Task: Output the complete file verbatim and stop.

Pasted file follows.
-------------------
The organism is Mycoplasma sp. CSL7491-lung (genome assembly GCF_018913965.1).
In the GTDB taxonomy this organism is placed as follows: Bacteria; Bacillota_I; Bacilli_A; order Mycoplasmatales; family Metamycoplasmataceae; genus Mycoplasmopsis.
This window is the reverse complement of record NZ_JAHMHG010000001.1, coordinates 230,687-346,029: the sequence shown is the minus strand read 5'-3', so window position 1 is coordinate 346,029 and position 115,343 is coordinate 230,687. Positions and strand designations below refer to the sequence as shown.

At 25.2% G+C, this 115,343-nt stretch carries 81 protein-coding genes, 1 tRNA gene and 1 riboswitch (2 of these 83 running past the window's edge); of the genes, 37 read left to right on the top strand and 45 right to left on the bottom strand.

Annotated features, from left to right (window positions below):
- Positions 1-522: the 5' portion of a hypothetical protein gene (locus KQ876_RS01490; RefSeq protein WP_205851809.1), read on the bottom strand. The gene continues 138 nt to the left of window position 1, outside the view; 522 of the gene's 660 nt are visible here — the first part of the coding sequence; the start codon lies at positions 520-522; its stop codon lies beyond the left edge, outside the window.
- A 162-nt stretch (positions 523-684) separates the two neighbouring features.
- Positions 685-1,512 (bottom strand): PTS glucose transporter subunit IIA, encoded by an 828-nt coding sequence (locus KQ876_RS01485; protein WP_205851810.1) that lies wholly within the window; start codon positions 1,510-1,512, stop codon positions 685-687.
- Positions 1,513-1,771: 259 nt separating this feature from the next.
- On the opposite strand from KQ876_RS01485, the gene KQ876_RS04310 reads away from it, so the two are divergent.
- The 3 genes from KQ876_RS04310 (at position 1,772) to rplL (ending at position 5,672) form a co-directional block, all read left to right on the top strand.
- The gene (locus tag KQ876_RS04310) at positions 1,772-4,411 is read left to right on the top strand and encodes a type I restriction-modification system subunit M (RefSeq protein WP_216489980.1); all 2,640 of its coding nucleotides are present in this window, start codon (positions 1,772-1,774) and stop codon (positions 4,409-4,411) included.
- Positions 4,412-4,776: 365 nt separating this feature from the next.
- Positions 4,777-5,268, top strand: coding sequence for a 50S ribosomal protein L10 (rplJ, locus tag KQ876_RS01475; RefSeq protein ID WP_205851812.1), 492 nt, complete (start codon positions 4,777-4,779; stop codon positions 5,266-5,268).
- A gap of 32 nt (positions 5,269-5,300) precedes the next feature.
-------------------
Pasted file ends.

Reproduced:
The organism is Mycoplasma sp. CSL7491-lung (genome assembly GCF_018913965.1).
In the GTDB taxonomy this organism is placed as follows: Bacteria; Bacillota_I; Bacilli_A; order Mycoplasmatales; family Metamycoplasmataceae; genus Mycoplasmopsis.
This window is the reverse complement of record NZ_JAHMHG010000001.1, coordinates 230,687-346,029: the sequence shown is the minus strand read 5'-3', so window position 1 is coordinate 346,029 and position 115,343 is coordinate 230,687. Positions and strand designations below refer to the sequence as shown.

At 25.2% G+C, this 115,343-nt stretch carries 81 protein-coding genes, 1 tRNA gene and 1 riboswitch (2 of these 83 running past the window's edge); of the genes, 37 read left to right on the top strand and 45 right to left on the bottom strand.

Annotated features, from left to right (window positions below):
- Positions 1-522: the 5' portion of a hypothetical protein gene (locus KQ876_RS01490; RefSeq protein WP_205851809.1), read on the bottom strand. The gene continues 138 nt to the left of window position 1, outside the view; 522 of the gene's 660 nt are visible here — the first part of the coding sequence; the start codon lies at positions 520-522; its stop codon lies beyond the left edge, outside the window.
- A 162-nt stretch (positions 523-684) separates the two neighbouring features.
- Positions 685-1,512 (bottom strand): PTS glucose transporter subunit IIA, encoded by an 828-nt coding sequence (locus KQ876_RS01485; protein WP_205851810.1) that lies wholly within the window; start codon positions 1,510-1,512, stop codon positions 685-687.
- Positions 1,513-1,771: 259 nt separating this feature from the next.
- On the opposite strand from KQ876_RS01485, the gene KQ876_RS04310 reads away from it, so the two are divergent.
- The 3 genes from KQ876_RS04310 (at position 1,772) to rplL (ending at position 5,672) form a co-directional block, all read left to right on the top strand.
- The gene (locus tag KQ876_RS04310) at positions 1,772-4,411 is read left to right on the top strand and encodes a type I restriction-modification system subunit M (RefSeq protein WP_216489980.1); all 2,640 of its coding nucleotides are present in this window, start codon (positions 1,772-1,774) and stop codon (positions 4,409-4,411) included.
- Positions 4,412-4,776: 365 nt separating this feature from the next.
- Positions 4,777-5,268, top strand: coding sequence for a 50S ribosomal protein L10 (rplJ, locus tag KQ876_RS01475; RefSeq protein ID WP_205851812.1), 492 nt, complete (start codon positions 4,777-4,779; stop codon positions 5,266-5,268).
- A gap of 32 nt (positions 5,269-5,300) precedes the next feature.